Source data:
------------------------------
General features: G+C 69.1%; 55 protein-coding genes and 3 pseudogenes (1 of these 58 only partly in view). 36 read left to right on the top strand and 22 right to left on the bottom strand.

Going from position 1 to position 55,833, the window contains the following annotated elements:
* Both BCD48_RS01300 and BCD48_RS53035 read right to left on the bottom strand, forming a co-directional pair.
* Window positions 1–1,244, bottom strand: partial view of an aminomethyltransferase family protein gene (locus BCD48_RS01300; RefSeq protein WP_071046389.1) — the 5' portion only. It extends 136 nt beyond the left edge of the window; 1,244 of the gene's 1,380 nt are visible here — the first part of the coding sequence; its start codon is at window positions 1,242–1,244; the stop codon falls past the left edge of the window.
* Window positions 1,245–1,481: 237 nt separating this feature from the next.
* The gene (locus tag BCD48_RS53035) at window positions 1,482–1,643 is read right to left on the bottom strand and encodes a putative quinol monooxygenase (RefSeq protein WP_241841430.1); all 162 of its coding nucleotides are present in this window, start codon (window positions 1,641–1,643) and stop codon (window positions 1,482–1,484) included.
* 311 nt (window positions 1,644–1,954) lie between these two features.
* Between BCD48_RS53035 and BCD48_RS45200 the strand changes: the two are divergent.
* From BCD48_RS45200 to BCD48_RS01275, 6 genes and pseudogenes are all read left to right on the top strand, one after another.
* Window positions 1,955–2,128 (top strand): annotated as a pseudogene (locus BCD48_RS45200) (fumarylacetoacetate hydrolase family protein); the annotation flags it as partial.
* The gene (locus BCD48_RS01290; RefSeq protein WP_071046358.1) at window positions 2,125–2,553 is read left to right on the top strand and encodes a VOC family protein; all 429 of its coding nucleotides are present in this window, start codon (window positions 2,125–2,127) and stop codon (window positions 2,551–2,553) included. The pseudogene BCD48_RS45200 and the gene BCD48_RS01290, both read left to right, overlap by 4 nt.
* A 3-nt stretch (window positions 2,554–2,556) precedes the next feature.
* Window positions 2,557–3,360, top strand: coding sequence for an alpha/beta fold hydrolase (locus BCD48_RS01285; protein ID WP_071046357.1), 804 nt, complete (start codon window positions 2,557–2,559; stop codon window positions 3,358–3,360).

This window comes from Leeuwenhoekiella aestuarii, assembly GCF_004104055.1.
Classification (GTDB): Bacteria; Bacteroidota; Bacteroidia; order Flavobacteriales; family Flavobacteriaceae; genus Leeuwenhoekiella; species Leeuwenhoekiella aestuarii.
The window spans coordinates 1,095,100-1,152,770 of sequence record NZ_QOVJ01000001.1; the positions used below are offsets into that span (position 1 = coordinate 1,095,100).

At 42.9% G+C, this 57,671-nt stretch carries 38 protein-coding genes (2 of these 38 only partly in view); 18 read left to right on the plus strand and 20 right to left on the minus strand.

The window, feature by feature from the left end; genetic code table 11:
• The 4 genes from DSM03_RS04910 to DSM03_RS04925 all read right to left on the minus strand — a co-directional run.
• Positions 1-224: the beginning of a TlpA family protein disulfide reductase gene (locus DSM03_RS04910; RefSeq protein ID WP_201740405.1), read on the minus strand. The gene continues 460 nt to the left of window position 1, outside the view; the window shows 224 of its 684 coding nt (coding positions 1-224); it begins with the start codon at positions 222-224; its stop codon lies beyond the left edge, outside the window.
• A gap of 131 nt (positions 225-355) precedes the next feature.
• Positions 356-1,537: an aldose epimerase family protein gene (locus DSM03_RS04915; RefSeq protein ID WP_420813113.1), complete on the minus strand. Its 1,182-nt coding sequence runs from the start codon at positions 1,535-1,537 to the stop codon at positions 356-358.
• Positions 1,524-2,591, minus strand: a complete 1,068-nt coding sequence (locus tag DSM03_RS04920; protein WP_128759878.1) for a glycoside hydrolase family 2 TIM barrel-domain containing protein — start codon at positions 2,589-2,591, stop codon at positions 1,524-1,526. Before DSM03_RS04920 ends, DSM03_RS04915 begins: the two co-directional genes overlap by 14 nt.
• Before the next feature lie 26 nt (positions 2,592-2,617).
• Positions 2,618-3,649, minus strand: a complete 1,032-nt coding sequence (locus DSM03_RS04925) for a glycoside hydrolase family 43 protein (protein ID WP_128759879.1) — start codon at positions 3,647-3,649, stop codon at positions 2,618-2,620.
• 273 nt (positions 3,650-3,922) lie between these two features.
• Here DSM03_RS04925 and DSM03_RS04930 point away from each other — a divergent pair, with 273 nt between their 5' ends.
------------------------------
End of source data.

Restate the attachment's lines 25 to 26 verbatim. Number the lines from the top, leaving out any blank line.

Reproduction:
• Positions 2,618-3,649, minus strand: a complete 1,032-nt coding sequence (locus DSM03_RS04925) for a glycoside hydrolase family 43 protein (protein ID WP_128759879.1) — start codon at positions 3,647-3,649, stop codon at positions 2,618-2,620.
• 273 nt (positions 3,650-3,922) lie between these two features.